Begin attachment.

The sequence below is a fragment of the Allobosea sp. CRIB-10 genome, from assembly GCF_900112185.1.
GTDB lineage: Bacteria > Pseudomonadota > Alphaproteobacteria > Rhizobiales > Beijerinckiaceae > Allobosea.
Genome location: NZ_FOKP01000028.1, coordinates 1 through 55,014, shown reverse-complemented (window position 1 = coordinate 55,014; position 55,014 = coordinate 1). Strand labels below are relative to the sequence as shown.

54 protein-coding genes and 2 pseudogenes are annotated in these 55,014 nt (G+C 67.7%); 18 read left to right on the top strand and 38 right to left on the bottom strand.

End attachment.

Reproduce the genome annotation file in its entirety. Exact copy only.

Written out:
The sequence below is a fragment of the Allobosea sp. CRIB-10 genome, from assembly GCF_900112185.1.
GTDB lineage: Bacteria > Pseudomonadota > Alphaproteobacteria > Rhizobiales > Beijerinckiaceae > Allobosea.
Genome location: NZ_FOKP01000028.1, coordinates 1 through 55,014, shown reverse-complemented (window position 1 = coordinate 55,014; position 55,014 = coordinate 1). Strand labels below are relative to the sequence as shown.

54 protein-coding genes and 2 pseudogenes are annotated in these 55,014 nt (G+C 67.7%); 18 read left to right on the top strand and 38 right to left on the bottom strand.